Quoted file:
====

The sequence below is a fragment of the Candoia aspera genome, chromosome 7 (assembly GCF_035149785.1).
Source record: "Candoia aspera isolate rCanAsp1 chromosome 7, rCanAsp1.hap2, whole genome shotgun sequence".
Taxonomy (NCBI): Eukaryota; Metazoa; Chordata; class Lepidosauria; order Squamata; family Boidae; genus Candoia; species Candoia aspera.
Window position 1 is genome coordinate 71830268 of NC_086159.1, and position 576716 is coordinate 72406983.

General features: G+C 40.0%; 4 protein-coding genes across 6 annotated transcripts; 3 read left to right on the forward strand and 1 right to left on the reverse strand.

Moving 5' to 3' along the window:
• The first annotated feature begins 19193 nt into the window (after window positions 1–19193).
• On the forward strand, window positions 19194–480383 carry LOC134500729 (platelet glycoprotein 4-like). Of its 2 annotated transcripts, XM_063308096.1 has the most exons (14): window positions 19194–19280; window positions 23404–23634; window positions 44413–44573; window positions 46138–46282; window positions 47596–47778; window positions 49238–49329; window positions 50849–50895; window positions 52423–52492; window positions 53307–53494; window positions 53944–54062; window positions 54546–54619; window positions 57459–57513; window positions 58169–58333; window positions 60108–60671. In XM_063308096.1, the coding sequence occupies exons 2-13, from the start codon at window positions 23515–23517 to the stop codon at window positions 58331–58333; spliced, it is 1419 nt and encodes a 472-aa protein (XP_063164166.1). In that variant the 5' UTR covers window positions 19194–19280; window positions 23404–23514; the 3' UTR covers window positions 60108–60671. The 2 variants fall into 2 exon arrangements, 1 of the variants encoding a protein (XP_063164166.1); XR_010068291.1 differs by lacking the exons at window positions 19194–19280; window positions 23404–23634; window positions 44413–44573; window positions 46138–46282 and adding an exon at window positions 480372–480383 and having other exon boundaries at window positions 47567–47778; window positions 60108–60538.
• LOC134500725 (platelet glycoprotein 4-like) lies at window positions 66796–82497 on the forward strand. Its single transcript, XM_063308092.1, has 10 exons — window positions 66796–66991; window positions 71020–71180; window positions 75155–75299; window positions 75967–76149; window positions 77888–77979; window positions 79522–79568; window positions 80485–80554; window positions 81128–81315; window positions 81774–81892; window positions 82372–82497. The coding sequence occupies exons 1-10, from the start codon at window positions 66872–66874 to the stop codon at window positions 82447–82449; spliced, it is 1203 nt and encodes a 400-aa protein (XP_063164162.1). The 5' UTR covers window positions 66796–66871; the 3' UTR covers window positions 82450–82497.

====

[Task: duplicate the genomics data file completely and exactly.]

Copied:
The sequence below is a fragment of the Candoia aspera genome, chromosome 7 (assembly GCF_035149785.1).
Source record: "Candoia aspera isolate rCanAsp1 chromosome 7, rCanAsp1.hap2, whole genome shotgun sequence".
Taxonomy (NCBI): Eukaryota; Metazoa; Chordata; class Lepidosauria; order Squamata; family Boidae; genus Candoia; species Candoia aspera.
Window position 1 is genome coordinate 71830268 of NC_086159.1, and position 576716 is coordinate 72406983.

General features: G+C 40.0%; 4 protein-coding genes across 6 annotated transcripts; 3 read left to right on the forward strand and 1 right to left on the reverse strand.

Moving 5' to 3' along the window:
• The first annotated feature begins 19193 nt into the window (after window positions 1–19193).
• On the forward strand, window positions 19194–480383 carry LOC134500729 (platelet glycoprotein 4-like). Of its 2 annotated transcripts, XM_063308096.1 has the most exons (14): window positions 19194–19280; window positions 23404–23634; window positions 44413–44573; window positions 46138–46282; window positions 47596–47778; window positions 49238–49329; window positions 50849–50895; window positions 52423–52492; window positions 53307–53494; window positions 53944–54062; window positions 54546–54619; window positions 57459–57513; window positions 58169–58333; window positions 60108–60671. In XM_063308096.1, the coding sequence occupies exons 2-13, from the start codon at window positions 23515–23517 to the stop codon at window positions 58331–58333; spliced, it is 1419 nt and encodes a 472-aa protein (XP_063164166.1). In that variant the 5' UTR covers window positions 19194–19280; window positions 23404–23514; the 3' UTR covers window positions 60108–60671. The 2 variants fall into 2 exon arrangements, 1 of the variants encoding a protein (XP_063164166.1); XR_010068291.1 differs by lacking the exons at window positions 19194–19280; window positions 23404–23634; window positions 44413–44573; window positions 46138–46282 and adding an exon at window positions 480372–480383 and having other exon boundaries at window positions 47567–47778; window positions 60108–60538.
• LOC134500725 (platelet glycoprotein 4-like) lies at window positions 66796–82497 on the forward strand. Its single transcript, XM_063308092.1, has 10 exons — window positions 66796–66991; window positions 71020–71180; window positions 75155–75299; window positions 75967–76149; window positions 77888–77979; window positions 79522–79568; window positions 80485–80554; window positions 81128–81315; window positions 81774–81892; window positions 82372–82497. The coding sequence occupies exons 1-10, from the start codon at window positions 66872–66874 to the stop codon at window positions 82447–82449; spliced, it is 1203 nt and encodes a 400-aa protein (XP_063164162.1). The 5' UTR covers window positions 66796–66871; the 3' UTR covers window positions 82450–82497.